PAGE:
In this video I’m going to go through Global Items.
A Global library item is a module, row or section that appears exactly the same on whatever pages it is added to. You can add a single global module to multiple pages. If you change the item on one page, it gets updated instantly on all of the other pages it has been added to as well.
To get to the Library, click on Divi, then Library.
Within the library, you can see what items are global and not under the Global Layout column.
Once a global item has been added to your library, it can be modified by editing the module within the Divi Builder, or by editing the item from within the Divi Library. Click on the name of the item that you’d like to edit.
Global items within the page builder are easily identified by their green color. If you are editing a module, row or section that is green, or if the current module settings window that you have open is green, then you know that you are currently editing a global item. It’s important to know when a global item is being edited, because any change you make will be mirrored across every page that item has been placed on. Click on the Edit button to edit a global item.
Entire sections can also be made into global sections. This is a perfect way to create a custom footer for your entire site without having to edit the footer.php file, and have that footer section mirrored across all of your pages. This also allows you to have multiple footers that are each used on multiple pages. If you ever want to change your global footer section, you only have to edit it once and the changes get applied everywhere the section has been used.
Do you want to add a double sidebar layout to your entire site? Turn both sidebar modules into a global module. If you ever decide to change your sidebar format or widget-ready area, just do it once and have your layout adjusted across every page on your site!
Making a library item global is simple. When saving your library item, check the “Save As Global” option. Any item that is saved with this option selected becomes a global item.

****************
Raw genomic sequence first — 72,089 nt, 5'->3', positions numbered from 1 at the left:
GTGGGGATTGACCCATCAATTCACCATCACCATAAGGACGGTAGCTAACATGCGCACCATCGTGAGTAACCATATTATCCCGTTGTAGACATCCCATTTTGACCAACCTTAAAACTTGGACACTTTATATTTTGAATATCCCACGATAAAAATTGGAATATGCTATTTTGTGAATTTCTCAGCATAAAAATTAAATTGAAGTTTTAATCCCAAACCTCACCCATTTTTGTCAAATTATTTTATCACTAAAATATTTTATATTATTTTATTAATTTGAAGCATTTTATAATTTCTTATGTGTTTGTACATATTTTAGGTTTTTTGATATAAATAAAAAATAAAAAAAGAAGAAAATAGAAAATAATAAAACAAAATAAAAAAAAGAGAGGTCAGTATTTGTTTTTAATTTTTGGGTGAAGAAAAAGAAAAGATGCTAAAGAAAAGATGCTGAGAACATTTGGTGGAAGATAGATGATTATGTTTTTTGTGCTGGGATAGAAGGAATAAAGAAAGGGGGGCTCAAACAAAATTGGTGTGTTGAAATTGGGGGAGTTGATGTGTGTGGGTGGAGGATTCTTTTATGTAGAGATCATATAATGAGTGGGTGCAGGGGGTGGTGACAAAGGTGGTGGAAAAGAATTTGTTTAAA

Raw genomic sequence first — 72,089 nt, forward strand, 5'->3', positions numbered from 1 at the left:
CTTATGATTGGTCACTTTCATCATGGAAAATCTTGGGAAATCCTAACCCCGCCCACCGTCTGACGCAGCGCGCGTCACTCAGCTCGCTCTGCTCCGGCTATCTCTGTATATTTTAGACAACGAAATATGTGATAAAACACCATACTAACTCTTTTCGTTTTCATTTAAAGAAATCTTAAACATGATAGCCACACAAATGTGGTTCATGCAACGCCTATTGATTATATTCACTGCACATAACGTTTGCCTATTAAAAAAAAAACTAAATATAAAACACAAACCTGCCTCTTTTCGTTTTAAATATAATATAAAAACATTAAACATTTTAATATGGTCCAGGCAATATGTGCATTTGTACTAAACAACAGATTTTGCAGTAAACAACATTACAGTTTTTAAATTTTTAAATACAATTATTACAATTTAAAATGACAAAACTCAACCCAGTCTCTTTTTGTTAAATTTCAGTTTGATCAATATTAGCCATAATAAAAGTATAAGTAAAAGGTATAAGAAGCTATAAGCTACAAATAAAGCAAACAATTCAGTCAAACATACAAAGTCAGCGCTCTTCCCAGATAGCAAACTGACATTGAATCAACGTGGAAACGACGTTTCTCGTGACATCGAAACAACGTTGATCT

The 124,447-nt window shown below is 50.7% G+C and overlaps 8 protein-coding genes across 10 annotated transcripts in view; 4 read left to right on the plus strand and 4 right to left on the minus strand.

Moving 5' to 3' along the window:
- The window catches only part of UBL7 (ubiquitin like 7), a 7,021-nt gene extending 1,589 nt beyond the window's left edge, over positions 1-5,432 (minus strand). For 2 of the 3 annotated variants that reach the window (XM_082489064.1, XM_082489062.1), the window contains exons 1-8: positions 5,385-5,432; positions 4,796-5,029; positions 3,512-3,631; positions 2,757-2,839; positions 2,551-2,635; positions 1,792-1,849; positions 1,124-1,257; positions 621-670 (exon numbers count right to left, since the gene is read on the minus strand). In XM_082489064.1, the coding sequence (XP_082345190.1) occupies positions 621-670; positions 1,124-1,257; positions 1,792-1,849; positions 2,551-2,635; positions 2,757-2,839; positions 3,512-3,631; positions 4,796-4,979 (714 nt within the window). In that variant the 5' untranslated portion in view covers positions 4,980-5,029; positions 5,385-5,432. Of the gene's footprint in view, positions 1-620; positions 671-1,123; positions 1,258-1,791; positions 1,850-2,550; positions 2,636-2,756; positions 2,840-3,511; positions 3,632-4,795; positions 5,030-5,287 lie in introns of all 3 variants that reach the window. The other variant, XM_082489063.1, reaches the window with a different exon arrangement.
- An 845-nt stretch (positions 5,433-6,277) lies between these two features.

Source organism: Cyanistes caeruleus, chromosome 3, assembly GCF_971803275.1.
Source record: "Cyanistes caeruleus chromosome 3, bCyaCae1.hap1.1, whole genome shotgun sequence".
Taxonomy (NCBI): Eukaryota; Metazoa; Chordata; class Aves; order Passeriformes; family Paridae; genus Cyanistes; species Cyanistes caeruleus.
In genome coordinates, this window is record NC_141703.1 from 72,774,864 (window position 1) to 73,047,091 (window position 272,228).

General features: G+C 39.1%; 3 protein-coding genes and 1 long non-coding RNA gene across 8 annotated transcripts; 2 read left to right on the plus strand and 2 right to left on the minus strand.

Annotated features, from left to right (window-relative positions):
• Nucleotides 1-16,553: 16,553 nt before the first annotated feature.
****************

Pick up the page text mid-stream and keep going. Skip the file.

A simple use-case for this would be a Call To Action Module that appears at the bottom of many or all of the pages on your website. If a single module is repeated on multiple pages, it’s very useful to make this module Global. This way, you don’t have to edit every single page when you want to make a change to it.
Global elements open up so many possibilities, especially when you consider that you can selectively sync individual settings for each module. For example, you could create a global Header Module that appears at the top of all of your pages, and choose to only sync the Advanced Design and Custom CSS Tabs. This will allow you to apply custom styling to the entire series of pages using this global header module, but still allow you to add unique title text content to each module within the modules “General Settings” tab (which has not been synced). If you ever want to adjust the look and feel of these global header modules, you only have to edit the Advanced Design or Custom CSS settings once. An example would be with the full width Header module at the top of all of your pages. This is quite common. Each header module has a different title in the General Settings to represent the current page. You have also used the “Advanced Design Settings” to give your header a unique look by adjusting the title font style to Bold & All Caps, and you have also increase the Custom Padding on the top and bottom of the header to make the header module larger. You want all of your header modules on each page to use this unique style, but you need each page to have unique titles. In this case, you can create a Global full width Header module and choose to selectively sync only the “Advanced Design Settings” tab. Now whenever you add this global module to a new page, the “Advanced Design Settings” will be synced, but your “General Settings” will remain unique for the current module. If you ever want to change the style of the headers on all your page, you can modify the synced “Advanced Design Settings” shared by these global modules and the changes will be reflected on every single page that global header has been used! That can save you a lot of time.
This same theory could be applied to the “Custom CSS” tab as well. Let’s say that you have created a Slider Module and used the Custom CSS tab to apply a unique animation to the slider’s button. You want to use this new unique animation on all of the Slider Modules on your website. In this case, you can create a new Global Slider Module and selectively sync the Custom CSS settings (which include your custom CSS animation). Add this slider to your page and adjust the “General Settings” and “Advanced Design Settings” freely, while keeping your unique Custom CSS synced across the entire series of modules. If you ever want to adjust the Custom CSS for this series of global modules, you only have to do it once. Editing the Custom CSS settings in one module updates for all implementations of this Global Slider Module.
Once a global item has been saved to the library, it can be added to any new page from within the Divi Builder by clicking “Add From Library” button when adding a new module, row or section to the page. I go into more detail about adding items in the Loading from Library video.
All the global library items will appear in green. Click on the item you want, and it will be added to your layout.
That’s it for this video. I’ll see you in the next one.